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Immigrants Of The Day: David Ngaruri Kenney of Kenya, Ben Ferencz of Transylvania, and Frank Oz of United Kingdom

by Kevin R. Johnson

David Ngaruri Kenney (Kenya)

David_kenney Our immigrant of the Day is David Ngaruri Kenney of Kenya.   Kenney's compelling story is told in Asylum Denied: A Refugee's Struggle For Safety In America by Kenney and Phil Schrag (Georgetown), which is now available.

The book tells the gripping story of political refugee David Ngaruri Kenney's harrowing odyssey through the world of immigration processing in the United States. While living in his native Kenya, Kenney led a boycott to protest his government's treatment of fellow farmers. He was subsequently arrested by the Kenyan government and tortured. This book tells of Kenney's near-murder, imprisonment, and torture in Kenya; his remarkable escape to the United States; and the obstacle course of ordeals and proceedings he faced as U.S. government agencies sought to deport him to Kenya.

May 29, 2008 | Permalink

Ben Ferencz (Transylvania)

Nuremberg Benjamin Berell Ferencz (b. March 11, 1920) was an investigator of Nazi war crimes after World War II and the Chief Prosecutor for the United States Army at the Einsatzgruppen Trial, one of the twelve military trials held by the U.S. authorities at Nuremberg, Germany. Later, he became a vocal advocate of the establishment of the international rule of law and of an International Criminal Court.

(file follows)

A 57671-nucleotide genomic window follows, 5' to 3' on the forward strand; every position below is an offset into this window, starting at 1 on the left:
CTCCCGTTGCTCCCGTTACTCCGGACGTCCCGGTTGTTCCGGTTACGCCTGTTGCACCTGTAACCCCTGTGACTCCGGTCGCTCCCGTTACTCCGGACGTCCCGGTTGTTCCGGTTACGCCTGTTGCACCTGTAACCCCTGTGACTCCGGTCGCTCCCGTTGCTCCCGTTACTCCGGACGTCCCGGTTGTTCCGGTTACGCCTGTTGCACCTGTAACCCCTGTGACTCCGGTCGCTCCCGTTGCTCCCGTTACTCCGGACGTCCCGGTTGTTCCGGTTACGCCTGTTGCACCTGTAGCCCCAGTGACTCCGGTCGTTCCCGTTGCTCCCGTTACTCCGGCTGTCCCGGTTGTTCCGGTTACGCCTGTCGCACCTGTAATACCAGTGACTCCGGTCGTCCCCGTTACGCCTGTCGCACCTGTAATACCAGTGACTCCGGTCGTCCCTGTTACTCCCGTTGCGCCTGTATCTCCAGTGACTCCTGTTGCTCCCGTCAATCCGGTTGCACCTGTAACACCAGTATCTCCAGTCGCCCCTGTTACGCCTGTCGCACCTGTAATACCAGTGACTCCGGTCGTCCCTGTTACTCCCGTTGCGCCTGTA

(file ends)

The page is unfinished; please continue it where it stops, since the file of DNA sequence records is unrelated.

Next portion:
Born in Transylvania, Ferencz and his family immigrated to the United States when he was an infant to avoid the persecution of Hungarian Jews after Hungary had ceded the territory where they lived to Romania after World War I.

The family settled in "Hell's Kitchen" on the Lower East Side in Manhattan of New York City. Ferencz later studied crime prevention at the City College of New York and won a scholarship to Harvard Law School.

After law school, Ferencz joined the U.S. Army, where he served in an anti-aircraft artillery unit. In 1945, he was transferred to the headquarters of General Patton's Third Army, where he was assigned to a team tasked with setting up a war crimes branch. In this function, he was then sent to the concentration camps as they were liberated by the U.S. Army.

After discharged from the Army, Ferencz returned to New York, but was recruited only a few weeks later to participate as a prosecutor in the Nuremberg Trials. He was appointed him Chief Prosecutor in the Einsatzgruppen Case—Ferencz's first case. All of the 22 men on trial were convicted; 14 of them received death sentences.

Ferencz stayed in Germany after the Nuremberg Trials. He participated in establishing reparation and rehabilitation programs for the victims of persecutions by the Nazis, and also had a part in the negotiations that led to the Reparations Agreement between Israel and West Germany (1952) and the first German Restitution Law (1953).

In 1957, Ferencz and his returned to the United States. After more than a decade in private law practice, Ferencz left to work for the institution of an International Criminal Court. He also published several books. His first book, published in 1975, Defining International Aggression-The Search for International_aggression  Peace, argued for the creation of an international criminal court.

From 1985 to 1996, Ferencz also worked as an Adjunct Professor of International Law at Pace University.